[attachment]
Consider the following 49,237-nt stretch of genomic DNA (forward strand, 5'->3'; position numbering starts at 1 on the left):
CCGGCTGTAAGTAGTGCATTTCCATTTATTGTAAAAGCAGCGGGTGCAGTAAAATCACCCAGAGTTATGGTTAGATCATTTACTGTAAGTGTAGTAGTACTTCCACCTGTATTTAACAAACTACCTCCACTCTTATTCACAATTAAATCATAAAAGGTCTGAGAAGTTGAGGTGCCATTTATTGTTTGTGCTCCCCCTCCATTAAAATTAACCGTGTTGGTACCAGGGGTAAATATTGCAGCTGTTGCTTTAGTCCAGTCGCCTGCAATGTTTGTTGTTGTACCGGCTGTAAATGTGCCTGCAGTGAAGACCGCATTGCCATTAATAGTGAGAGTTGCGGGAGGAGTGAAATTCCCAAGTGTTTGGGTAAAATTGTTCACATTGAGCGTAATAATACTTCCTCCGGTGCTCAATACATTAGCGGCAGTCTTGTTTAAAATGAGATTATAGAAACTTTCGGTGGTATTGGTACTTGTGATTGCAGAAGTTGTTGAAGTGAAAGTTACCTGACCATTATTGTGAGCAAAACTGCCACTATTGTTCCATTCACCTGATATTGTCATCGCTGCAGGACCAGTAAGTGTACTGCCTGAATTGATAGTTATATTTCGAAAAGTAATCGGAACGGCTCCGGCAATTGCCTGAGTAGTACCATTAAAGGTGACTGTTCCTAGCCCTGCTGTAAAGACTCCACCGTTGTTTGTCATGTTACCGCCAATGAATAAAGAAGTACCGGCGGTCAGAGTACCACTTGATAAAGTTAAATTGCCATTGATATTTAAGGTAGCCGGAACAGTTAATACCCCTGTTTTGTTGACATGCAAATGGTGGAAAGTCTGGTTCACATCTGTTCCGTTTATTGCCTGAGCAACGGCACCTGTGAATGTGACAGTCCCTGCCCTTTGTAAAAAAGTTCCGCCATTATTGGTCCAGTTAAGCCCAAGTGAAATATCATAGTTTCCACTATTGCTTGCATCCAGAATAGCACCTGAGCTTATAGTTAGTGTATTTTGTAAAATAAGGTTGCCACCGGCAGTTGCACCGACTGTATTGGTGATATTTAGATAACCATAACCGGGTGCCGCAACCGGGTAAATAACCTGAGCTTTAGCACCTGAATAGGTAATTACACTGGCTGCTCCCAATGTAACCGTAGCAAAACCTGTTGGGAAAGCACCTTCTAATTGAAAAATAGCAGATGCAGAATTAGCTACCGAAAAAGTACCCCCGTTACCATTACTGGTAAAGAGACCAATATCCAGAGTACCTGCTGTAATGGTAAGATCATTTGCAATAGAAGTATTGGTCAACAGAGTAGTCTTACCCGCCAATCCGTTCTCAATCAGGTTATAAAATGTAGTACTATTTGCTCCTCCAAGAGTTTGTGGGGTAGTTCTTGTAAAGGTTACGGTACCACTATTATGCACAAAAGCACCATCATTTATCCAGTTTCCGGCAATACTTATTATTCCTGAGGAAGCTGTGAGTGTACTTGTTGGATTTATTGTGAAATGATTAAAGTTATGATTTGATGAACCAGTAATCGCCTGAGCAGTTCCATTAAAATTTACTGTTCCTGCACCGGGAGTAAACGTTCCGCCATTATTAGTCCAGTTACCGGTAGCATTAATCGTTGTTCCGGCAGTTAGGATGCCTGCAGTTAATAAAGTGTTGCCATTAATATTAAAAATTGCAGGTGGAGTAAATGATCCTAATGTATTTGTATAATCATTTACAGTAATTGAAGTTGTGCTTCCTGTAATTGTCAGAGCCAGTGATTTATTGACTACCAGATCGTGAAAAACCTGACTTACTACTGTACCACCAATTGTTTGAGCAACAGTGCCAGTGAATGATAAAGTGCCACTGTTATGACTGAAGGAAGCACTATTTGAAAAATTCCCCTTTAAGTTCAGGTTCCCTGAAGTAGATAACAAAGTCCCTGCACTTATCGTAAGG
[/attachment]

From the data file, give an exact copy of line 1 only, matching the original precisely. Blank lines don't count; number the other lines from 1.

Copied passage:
Consider the following 49,237-nt stretch of genomic DNA (forward strand, 5'->3'; position numbering starts at 1 on the left):